While few Asian Americans trace our roots to the Civil War, our history in this nation is deeply intertwined and impacted by white supremacy and nativism. At the turn of the 20th century, white mobs threatened — and even lynched — Chinese, Filipino, and South Asian immigrants, in part for fear they would taint (white) American culture. White supremacist groups helped to pass the Chinese Exclusion Act, the first law to ban an entire ethnic group. And white supremacy birthed “alien land laws,” barring “non-citizens” from owning land at a time when mainly Asians could not become U.S. citizens, and anti-miscegenation laws, prohibiting interracial marriage (a law that in California specifically singled out Chinese, Japanese, Filipino, and other Asians). White supremacy also paved the way for the U.S. government to violate due process and incarcerate 120,000 Japanese Americans, many U.S. citizens, during World War II — an action upheld by the U.S. Supreme Court in Korematsu vs. United States and never formally overturned.
Given our history, we as Asian Americans cannot stand idly by and watch as white supremacists march through our neighborhoods. Even before this past weekend, hate crimes were surging upwards, including nearly 200 incidents against Asian Americans since January documented through our hate tracker (StandAgainstHatred.org) and the murders of two South Asian immigrants, Srinivas Kuchibhotla and Alok Madasani, in Kansas earlier this year.
We as Asian Americans also must not be complicit in the white supremacist agenda of this current administration. White supremacy drives the president’s Muslim bans, seeking to ban entire groups of people based on their national origin and non-Christian religion. It drove last week’s one-two punches from the White House. First, when the president announced his support for the RAISE Act, an immigration bill that would gut the current family-based immigration system, which has brought millions of Asian, African, and Latin American immigrants into the United States and remade the racial demographics of the United States in the past 50 years. And second, when the White House redirected federal civil rights resources to undo long-standing affirmative action policies. The administration’s purported claim to be fighting discrimination against Asian Americans flies counter to all other evidence that this administration and its allies and supporters seek to advance only the interests of fellow white Americans.
Our nation is at a critical crossroad. White supremacist leaders like David Duke have seized upon Charlottesville as a turning point in moving their hate and nativism mainstream. Without clear and decisive leadership from the president or other administration officials or Congressional leaders, it falls on all of us to resist white supremacy, including efforts to be co-opted by white supremacists who do not and have never had our communities’ interests at heart.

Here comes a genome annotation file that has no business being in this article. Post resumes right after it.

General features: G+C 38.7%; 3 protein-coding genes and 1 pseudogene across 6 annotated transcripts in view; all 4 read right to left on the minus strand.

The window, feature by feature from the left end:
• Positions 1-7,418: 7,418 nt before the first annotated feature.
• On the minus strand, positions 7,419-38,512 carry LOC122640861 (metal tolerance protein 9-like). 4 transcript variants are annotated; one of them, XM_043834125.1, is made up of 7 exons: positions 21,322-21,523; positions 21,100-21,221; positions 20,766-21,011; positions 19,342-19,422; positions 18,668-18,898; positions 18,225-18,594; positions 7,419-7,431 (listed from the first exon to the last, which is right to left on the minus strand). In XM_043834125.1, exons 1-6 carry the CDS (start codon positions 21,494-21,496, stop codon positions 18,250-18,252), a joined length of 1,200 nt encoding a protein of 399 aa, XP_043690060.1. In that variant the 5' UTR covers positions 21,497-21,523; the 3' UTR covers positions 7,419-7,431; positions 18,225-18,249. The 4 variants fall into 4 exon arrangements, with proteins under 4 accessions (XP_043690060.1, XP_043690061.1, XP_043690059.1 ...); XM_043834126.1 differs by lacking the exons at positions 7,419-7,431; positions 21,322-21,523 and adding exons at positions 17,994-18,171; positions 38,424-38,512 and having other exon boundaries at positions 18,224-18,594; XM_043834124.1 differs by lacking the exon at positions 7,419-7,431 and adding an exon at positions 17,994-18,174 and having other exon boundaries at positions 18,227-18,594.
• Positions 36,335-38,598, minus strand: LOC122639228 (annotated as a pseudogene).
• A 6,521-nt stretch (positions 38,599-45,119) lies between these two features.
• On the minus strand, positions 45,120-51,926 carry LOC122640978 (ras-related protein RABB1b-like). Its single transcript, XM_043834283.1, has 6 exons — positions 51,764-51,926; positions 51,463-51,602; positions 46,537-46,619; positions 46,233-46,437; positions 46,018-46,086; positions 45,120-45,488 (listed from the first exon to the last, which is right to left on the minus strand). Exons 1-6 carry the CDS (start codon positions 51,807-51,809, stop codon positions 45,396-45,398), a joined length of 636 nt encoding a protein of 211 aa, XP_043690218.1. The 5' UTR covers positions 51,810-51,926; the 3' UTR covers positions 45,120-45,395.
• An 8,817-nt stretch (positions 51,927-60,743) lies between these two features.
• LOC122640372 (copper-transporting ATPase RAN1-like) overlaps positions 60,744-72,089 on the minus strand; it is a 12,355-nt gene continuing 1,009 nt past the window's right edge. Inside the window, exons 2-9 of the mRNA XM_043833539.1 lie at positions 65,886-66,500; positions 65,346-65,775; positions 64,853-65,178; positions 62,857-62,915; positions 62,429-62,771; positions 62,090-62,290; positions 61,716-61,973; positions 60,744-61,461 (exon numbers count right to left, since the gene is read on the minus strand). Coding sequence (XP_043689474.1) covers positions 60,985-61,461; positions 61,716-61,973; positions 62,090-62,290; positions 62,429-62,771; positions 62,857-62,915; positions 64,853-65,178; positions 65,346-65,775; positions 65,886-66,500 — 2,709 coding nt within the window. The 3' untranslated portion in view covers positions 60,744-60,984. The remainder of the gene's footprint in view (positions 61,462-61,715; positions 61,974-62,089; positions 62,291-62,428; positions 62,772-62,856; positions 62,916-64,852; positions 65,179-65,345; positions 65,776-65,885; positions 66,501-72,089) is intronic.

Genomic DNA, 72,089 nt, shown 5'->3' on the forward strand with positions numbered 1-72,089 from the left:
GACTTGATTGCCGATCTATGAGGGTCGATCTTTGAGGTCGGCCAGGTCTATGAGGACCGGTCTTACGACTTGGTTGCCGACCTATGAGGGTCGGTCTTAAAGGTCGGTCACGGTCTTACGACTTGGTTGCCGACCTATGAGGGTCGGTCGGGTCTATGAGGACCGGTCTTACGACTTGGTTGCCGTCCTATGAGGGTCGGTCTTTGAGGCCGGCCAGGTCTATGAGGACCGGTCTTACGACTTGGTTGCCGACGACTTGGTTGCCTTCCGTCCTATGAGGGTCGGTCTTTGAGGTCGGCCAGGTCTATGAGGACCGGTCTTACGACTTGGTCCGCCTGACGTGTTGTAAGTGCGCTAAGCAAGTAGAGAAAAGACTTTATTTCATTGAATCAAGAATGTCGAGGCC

We call on all Asian Americans to join us in defending our vision of democracy — one where we protect the vulnerable amongst us, resist efforts to erode our hard-won rights and protections, and fight to advance progress for all marginalized communities. We pledge to challenge rising hate, to fight the president’s Muslim bans, to oppose the RAISE Act and the gutting of affirmative action, to fight deportations and defend DACA, to champion health care for all, and to ensure all voters can cast their ballots. We cannot do this alone, and we will be calling upon you to join us on the streets, in legislative chambers, and on the steps of the courts to stand up for our democracy.
In unity and resistance,
Stephanie Cho, Executive Director, Asian Americans Advancing Justice — Atlanta
Andy Kang, Legal Director, Asian Americans Advancing Justice — Chicago
Aarti Kohli, Executive Director, Asian Americans Advancing Justice — ALC
Karin Wang, Vice President of Programs and Communications, Asian Americans Advancing Justice — Los Angeles
John Yang, Executive Director, Asian Americans Advancing Justice — AAJC
To sign the petition, go to advancingjustice.salsalabs.org/refusewhitesupremacy/index.html. ■
… history of slavery, sexism, structural racism and prejudice. But as we … acknowledgement of the outsized role racism and sexism currently plays and … back to a time when African Americans, women and other marginalized groups … RankTribe™ Black Business Directory News
Published: Sat, August 12, 2017 @ 6:43 p.m.
Carol Smith’s face beamed after she received the results of one of her important numbers.
“Everything is wonderful. My blood pressure is good, and my cholesterol numbers are to be mailed to me,” said Smith, a nurse and community health activist. “It’s a wonderful way to learn what we need to know about staying healthy.”
Smith was among the many men and women who took advantage of free health screenings, which were the main offerings of this morning’s fifth annual African American Male Wellness Walk/Run of the Mahoning Valley that began at the Covelli Centre.
People of all ages took part in the 5K walk and run that meandered through much of the downtown and back to the Covelli Centre. The first two participants to return were brothers Marquan and Marquise Herron, both of whom play for the East High School Golden Bears football team.
Licensed medical professionals, including more than 30 nursing students from ETI Technical College in Niles, provided the screenings for blood pressure, body-mass index, cholesterol, blood glucose, weight, dental care and hearing. Also available were flu vaccines and tests for lead.